Forbidden Lore Design Diary #13: Stop Hey What’s That Sound

I’m actually diverging from the tutorial a bit to try and fill one of the big holes in the game. There’s next to no feedback, aside from the text scrolling by at the bottom of the screen. If you don’t know what’s happening, it’s honestly pretty opaque.

So I managed to get sound effects in place! Or, rather, A sound effect; if somebody gets punched, there’s a “Thwack!” noise that plays. The important thing is that I set up a framework into which I can insert more sound effects. Coming soon: earth-shattering kabooms, death screams, and perhaps a muffled “Thud!” if you go into the wall face-first.

This was remarkably difficult, and the underlying code is still a work in progress. Apparently, pure Python sound code is tough to come by. Unless I’m understanding something — and it’s entirely possible I am — I’m going to need to install something called “ffmpeg” on my machine. (Which might make things difficult when the day comes that I have to package-up Forbidden Lore and share it with a world starved for clumsy amateurish roguelikes, lol.) Until then, I can’t control the volume, and the game basically pauses while the sound effect plays. So, gotta keep them fuckers short and punchy.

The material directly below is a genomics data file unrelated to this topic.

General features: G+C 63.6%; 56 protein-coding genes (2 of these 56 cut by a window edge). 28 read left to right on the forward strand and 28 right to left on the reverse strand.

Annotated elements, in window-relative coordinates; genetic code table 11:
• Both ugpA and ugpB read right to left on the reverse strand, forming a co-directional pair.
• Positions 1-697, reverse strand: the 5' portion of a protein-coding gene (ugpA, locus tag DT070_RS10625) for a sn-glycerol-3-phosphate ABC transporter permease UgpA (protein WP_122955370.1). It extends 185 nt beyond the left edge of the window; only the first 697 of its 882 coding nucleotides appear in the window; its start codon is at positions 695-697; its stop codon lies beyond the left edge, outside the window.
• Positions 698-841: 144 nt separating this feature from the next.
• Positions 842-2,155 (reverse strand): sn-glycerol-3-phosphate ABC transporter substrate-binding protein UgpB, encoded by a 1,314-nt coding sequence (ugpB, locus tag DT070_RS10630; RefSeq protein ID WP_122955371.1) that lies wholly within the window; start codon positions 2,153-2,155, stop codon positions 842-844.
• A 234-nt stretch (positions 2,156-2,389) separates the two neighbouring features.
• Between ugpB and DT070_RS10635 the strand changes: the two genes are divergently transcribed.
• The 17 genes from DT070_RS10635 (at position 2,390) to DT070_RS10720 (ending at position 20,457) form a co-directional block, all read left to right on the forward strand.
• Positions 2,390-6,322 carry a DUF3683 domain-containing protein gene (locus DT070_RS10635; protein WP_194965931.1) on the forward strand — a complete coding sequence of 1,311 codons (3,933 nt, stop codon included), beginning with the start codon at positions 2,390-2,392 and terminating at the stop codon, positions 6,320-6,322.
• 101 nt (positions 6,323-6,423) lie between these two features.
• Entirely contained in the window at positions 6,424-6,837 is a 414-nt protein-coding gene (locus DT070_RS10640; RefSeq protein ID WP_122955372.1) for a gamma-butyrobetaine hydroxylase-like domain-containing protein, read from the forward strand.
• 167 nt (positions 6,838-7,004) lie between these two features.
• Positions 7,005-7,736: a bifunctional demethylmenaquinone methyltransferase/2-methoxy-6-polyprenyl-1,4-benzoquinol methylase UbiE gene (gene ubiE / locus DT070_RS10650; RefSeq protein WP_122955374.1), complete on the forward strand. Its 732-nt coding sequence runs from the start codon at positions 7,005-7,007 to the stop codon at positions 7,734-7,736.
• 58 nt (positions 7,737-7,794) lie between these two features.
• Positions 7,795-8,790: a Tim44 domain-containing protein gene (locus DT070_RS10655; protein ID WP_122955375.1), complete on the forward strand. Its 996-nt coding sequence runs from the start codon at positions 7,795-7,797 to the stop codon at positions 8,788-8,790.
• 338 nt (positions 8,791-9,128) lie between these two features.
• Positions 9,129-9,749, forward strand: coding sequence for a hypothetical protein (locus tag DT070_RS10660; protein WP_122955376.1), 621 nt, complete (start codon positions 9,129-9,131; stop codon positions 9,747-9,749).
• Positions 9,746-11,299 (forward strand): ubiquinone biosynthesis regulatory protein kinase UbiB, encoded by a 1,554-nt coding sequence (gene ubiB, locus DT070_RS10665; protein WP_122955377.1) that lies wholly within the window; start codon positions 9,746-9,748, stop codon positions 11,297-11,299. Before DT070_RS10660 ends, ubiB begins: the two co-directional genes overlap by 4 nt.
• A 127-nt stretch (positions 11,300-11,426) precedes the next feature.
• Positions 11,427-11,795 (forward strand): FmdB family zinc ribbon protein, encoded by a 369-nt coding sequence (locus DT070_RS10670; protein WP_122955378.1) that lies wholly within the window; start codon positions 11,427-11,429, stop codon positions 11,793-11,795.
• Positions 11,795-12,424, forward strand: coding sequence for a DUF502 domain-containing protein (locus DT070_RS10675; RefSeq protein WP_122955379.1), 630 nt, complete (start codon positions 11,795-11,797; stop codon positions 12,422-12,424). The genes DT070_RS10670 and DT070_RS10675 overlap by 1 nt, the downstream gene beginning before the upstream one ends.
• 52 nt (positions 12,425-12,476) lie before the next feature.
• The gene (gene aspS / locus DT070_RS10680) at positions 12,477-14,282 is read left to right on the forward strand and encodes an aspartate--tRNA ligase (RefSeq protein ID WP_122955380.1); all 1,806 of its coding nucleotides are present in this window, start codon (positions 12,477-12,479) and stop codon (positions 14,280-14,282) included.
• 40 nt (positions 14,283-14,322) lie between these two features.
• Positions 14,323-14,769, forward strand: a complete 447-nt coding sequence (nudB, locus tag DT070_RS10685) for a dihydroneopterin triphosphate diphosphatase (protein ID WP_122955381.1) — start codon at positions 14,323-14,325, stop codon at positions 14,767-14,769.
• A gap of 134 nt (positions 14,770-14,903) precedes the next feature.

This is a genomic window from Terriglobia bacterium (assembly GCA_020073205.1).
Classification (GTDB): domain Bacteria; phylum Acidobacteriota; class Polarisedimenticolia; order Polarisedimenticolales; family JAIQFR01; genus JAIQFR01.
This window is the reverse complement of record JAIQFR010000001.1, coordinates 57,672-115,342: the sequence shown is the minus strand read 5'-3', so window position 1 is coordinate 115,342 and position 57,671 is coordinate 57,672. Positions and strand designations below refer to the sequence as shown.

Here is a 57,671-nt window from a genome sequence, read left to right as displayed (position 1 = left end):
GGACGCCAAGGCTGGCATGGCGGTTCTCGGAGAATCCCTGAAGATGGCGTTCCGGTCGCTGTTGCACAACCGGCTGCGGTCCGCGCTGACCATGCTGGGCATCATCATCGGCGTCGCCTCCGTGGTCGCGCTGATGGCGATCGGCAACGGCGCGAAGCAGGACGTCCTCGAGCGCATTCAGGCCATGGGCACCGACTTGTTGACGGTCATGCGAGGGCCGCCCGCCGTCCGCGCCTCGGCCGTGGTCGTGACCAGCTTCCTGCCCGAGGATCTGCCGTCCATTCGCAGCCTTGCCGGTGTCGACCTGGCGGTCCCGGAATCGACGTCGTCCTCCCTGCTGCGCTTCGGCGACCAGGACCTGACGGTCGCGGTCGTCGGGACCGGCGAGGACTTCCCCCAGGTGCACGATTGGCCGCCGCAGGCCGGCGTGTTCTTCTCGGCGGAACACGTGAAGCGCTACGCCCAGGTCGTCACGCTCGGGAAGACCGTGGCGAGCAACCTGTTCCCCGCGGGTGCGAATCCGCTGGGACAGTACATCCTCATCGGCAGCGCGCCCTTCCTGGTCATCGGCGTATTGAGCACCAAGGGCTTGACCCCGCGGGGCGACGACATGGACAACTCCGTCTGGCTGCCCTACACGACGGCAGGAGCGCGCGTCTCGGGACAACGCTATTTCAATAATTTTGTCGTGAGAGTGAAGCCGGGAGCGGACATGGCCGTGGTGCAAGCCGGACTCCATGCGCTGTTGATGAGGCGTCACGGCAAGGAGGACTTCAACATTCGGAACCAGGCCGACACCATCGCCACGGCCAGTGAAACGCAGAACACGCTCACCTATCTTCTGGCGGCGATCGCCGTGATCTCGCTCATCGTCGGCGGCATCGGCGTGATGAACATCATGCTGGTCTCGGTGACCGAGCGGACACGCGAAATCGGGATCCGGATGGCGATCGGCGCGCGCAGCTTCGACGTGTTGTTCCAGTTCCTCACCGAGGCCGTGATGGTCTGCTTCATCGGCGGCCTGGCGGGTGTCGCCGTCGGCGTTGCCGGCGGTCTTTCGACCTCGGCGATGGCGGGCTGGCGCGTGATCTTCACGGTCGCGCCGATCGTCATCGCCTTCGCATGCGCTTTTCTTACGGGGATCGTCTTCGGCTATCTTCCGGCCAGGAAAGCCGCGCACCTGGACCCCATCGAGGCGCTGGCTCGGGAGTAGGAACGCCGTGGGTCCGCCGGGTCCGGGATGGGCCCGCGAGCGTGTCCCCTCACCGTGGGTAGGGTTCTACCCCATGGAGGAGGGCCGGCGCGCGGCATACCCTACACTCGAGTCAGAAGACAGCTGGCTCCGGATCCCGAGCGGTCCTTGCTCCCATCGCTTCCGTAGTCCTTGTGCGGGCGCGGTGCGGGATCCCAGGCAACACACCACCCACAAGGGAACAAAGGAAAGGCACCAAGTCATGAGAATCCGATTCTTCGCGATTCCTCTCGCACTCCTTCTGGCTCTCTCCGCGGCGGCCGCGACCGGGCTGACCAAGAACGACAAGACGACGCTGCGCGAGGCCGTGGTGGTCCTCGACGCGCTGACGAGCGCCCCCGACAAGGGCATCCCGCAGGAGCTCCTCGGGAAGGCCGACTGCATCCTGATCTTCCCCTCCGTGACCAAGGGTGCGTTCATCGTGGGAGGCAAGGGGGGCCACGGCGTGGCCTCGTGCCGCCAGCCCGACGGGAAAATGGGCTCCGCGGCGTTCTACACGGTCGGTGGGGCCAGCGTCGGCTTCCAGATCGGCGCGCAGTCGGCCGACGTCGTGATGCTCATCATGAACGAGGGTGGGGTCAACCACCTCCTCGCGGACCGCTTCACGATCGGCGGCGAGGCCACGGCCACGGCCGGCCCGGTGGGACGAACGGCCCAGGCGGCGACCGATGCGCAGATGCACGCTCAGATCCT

I also added a simple text effects mechanism. Right now, when you punch a dude, not only do you get the “Thwack!”, you ALSO see a big red hashmark briefly appear over whoever got punched! This was surprisingly tricky too, but in this case, it was tricky because I didn’t fully understand the nuances of the code I copied. Basically, I had to really dig in there and figure out EXACTLY which lines were responsible for getting the game to update visually. (For the record, they key line is ‘context.present(console)‘.)

So, for any given audio and/or visual cue I want, I need to extend the “Effect” class which handles the sound and the dirt-simple animation, and then stick an instance of that class into an FX queue in the engine. Then way up in the “main” loop, after all the proper events and actions have been dealt with, it checks the engine’s FX queue and, if it sees anything, pulls it off the queue and plays it. Easy-peasy.

I’ve also been getting in my head a bit about how far I want to go down the ASCII rabbit hole, but I’m currently leaning towards “Pretty far, actually.” Most of the things that I’m concerned about are kinda non-problems as long as I’m the only person playing this game. The graphics suck, but so what? It’s going to be hard as hell to present the information on the spells that will someday be the heart of the game, but who cares? As long as I’m the only one playing this game, I’m the only one who NEEDS to understand what’s happening. “How do I make this game accessible to people who aren’t me?” is tomorrow Pete’s problem. Or next year Pete’s problem. Right now, this is all about learning to write a game. And I am indeed learning.